My mom called me one day to ask if I wanted to go to a little town called Jefferson, located right on the east edge of Texas. I think her old lady club (love ya, mom!) had been talking about it and she wanted me to go with her because she knew my old lady soul would enjoy it too. Spoiler alert: she was right!
We got in Thursday evening, just in time to check in at the Excelsior Hotel, which had been in business (and historically protected) since the 1850s. My mom booked us in the “Ladybird” room, which Ladybird Johnson had actually stayed in. It was so cute! Besides the antiques in the room, including a massive four poster bed and a magnificent wardrobe, the floral wallpaper was exactly my style.
Friday morning had us up early to start the day, enjoying the “Plantation Breakfast” provided by the Excelsior. The funny thing we soon learned about Jefferson, was that nothing really opened until ten in the morning. So after a rather lazy start, we made our way to the Museum of Time and Measurement.
Here we walked through the three rooms, guided by the owner himself, as he answered my mom’s questions and showed us his massive antique clock collection. He had just opened a special music room where he had a new collection of music boxes and phonographs. Everything there was so cool!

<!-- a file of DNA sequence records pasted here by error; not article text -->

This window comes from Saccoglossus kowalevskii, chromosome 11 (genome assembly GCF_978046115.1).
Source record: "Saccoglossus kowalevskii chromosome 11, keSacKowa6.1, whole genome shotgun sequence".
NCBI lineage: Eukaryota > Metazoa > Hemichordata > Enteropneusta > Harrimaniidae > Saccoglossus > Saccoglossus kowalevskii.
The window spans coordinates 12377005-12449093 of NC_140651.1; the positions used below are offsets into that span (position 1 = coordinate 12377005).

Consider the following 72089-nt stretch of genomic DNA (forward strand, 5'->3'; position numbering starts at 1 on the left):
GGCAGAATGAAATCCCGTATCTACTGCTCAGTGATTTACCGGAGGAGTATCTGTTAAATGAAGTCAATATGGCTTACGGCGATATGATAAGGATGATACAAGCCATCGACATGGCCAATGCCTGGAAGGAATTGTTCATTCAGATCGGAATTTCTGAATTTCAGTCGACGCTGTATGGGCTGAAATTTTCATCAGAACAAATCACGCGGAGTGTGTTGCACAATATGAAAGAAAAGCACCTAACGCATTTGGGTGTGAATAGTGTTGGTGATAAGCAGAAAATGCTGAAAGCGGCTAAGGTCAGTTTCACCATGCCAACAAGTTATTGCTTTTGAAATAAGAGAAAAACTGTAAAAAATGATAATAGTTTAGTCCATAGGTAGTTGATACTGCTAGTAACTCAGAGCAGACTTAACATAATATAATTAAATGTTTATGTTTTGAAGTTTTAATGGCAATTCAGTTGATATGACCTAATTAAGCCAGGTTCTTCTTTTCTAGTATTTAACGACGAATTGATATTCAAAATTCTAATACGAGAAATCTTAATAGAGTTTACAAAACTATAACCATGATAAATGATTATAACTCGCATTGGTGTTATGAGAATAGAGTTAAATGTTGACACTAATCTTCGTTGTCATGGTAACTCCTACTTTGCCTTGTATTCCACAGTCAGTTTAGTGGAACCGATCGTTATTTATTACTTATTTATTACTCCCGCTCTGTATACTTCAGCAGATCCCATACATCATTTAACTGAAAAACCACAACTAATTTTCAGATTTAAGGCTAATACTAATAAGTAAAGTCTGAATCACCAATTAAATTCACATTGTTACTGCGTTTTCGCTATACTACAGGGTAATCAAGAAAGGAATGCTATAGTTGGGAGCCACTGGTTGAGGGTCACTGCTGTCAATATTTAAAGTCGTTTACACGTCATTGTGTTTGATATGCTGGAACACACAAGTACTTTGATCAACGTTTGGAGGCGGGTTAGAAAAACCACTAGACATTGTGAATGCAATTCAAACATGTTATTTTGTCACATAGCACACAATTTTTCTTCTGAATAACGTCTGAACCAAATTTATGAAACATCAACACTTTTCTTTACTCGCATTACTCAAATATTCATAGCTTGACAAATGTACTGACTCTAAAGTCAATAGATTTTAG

Next it was time for our first home tour! We explored the “House of Seasons,” a beautiful three story home with as much done as possible to keep it true to its past. At the top, facing every cardinal direction was a pane of stained glass, all different colors to relate to the different seasons. This stunning detail is how the home got its name. The sun would hit the panes of glass at different times, creating a really beautiful color effect down the center of the house.
After a quick pit stop for lunch at the Bayou Cafe, we hurried back to the Excelsior to catch their tour. This hotel is taken care of by the Garden Club, who give a tour not only of the rooms that are unoccupied, but of a stationary train car across the way. This train car was the personal train car of Jay Gould, who was an infamous mogul back in the day. The rumor is he stayed in the Excelsior and when the town wouldn’t go for his train route deal, he left and cursed the town. (Soon after the dam that kept the river high was destroyed and Jefferson could no longer be the major outpost it was trying to be.)
We explored the town some more by doing a carriage ride tour. It was a nice break from walking around doing a bit of local shopping. By this time we were famished and I’d heard good things about Austin Bistro. Boy, I’d heard right! You have to get their homemade bread if you go. We started with the assorted bread basket, and it was so good!
My mom and I were having such a blast, but we’d packed in a lot of activities! We were learning so much, seeing so many homes, and taking a true tour through the past. Just as the town opened at ten, it closed by five – and that was fine by us! We were ready to embrace the old lady spirit and relax as much as we needed.